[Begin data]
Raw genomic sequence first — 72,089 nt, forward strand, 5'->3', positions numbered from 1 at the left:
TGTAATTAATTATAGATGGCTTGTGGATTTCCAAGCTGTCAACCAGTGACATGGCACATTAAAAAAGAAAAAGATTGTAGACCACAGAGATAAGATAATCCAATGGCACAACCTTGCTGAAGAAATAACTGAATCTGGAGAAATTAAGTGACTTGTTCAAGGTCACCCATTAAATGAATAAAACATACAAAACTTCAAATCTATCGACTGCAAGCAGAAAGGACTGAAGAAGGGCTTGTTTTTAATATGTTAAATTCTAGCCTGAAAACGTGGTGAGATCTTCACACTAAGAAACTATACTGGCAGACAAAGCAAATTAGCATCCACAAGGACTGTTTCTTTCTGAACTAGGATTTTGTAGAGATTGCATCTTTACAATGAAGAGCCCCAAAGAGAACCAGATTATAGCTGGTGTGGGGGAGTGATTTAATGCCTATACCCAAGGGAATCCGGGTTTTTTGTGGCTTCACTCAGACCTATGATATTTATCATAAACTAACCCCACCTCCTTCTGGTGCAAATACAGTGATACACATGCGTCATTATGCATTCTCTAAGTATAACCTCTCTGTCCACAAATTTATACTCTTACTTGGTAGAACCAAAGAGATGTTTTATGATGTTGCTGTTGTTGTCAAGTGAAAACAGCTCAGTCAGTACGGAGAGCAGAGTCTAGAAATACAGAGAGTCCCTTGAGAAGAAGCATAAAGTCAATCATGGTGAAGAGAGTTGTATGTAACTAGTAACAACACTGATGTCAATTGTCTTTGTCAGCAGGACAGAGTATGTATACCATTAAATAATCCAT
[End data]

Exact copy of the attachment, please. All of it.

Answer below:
Raw genomic sequence first — 72,089 nt, forward strand, 5'->3', positions numbered from 1 at the left:
TGTAATTAATTATAGATGGCTTGTGGATTTCCAAGCTGTCAACCAGTGACATGGCACATTAAAAAAGAAAAAGATTGTAGACCACAGAGATAAGATAATCCAATGGCACAACCTTGCTGAAGAAATAACTGAATCTGGAGAAATTAAGTGACTTGTTCAAGGTCACCCATTAAATGAATAAAACATACAAAACTTCAAATCTATCGACTGCAAGCAGAAAGGACTGAAGAAGGGCTTGTTTTTAATATGTTAAATTCTAGCCTGAAAACGTGGTGAGATCTTCACACTAAGAAACTATACTGGCAGACAAAGCAAATTAGCATCCACAAGGACTGTTTCTTTCTGAACTAGGATTTTGTAGAGATTGCATCTTTACAATGAAGAGCCCCAAAGAGAACCAGATTATAGCTGGTGTGGGGGAGTGATTTAATGCCTATACCCAAGGGAATCCGGGTTTTTTGTGGCTTCACTCAGACCTATGATATTTATCATAAACTAACCCCACCTCCTTCTGGTGCAAATACAGTGATACACATGCGTCATTATGCATTCTCTAAGTATAACCTCTCTGTCCACAAATTTATACTCTTACTTGGTAGAACCAAAGAGATGTTTTATGATGTTGCTGTTGTTGTCAAGTGAAAACAGCTCAGTCAGTACGGAGAGCAGAGTCTAGAAATACAGAGAGTCCCTTGAGAAGAAGCATAAAGTCAATCATGGTGAAGAGAGTTGTATGTAACTAGTAACAACACTGATGTCAATTGTCTTTGTCAGCAGGACAGAGTATGTATACCATTAAATAATCCAT